Wednesday, February 11th, Cafe 939, 8 PM
THE TEST OF THE BOWRemembering Michael ColemanBefore he faced the suitors in the hall,He proved himself by plucking high-strung gutUntil it hummed a single note. So pureIt sang-a ringing, feathered bolt of sound-That even brazen bucks (their noisy brawlAn antidote for doubt) fell still; aroundThe walls skirts quivered for the first strong cut,The larksome thrill of severed air.So sure,Then, one man stood above this throng, elbowArced, fingers poised to throw them into thrall.What goddess nodded portent from the door?He bowed toward his muse, that blood should flow:Brash bodies moved, then shoved to fill the floor.He proved himself the master of them all.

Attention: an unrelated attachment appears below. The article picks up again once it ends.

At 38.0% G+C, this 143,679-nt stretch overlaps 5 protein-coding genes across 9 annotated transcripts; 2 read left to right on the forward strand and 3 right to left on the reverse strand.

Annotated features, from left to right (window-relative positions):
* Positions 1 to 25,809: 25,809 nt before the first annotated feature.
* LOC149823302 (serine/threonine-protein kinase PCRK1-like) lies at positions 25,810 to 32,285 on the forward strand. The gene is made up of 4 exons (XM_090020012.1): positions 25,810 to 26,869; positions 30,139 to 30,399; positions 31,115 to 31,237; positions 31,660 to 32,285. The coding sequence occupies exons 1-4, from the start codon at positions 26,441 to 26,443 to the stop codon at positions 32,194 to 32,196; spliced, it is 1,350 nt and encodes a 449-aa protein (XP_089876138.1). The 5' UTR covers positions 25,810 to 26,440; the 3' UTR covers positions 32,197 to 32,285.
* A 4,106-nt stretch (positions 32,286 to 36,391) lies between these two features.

SERGE CHALOFFHarnessed, yoked, reined in:for months, head hung low,body hitched to pain, anvil-dense, I pitied myself . . .a horse tethered to a blockof forge-wrought iron flungfrom a wagon’s rickety bed.How we pull our own weight.*Or how it pulls us: last week,that photo of a firemanwrestling with a writhinghydranted hose, a one-headedHydra gushing spasmodic gaspstoward the imminent collapseof all that should not fall. . . .But does. Body and soul.*Body and Soul. A blue surgeof song. Baritone sax.A stooped shouldering of notesfrom the smoldering reed-roughdepths of a Herculean horn . . .its swelling bell, its brass-blinkered pads, its serpent’sneck coiled back upon itself.*How we bear our burdens.Steeped in dying, the tumoron his spine a leaden mass, he cuthis final vinyl wheelchair-bound.How he purged himself, blowingsinuous riff-rich lines . . .Blue Serge. Then “Dead at 33,”the morning papers read.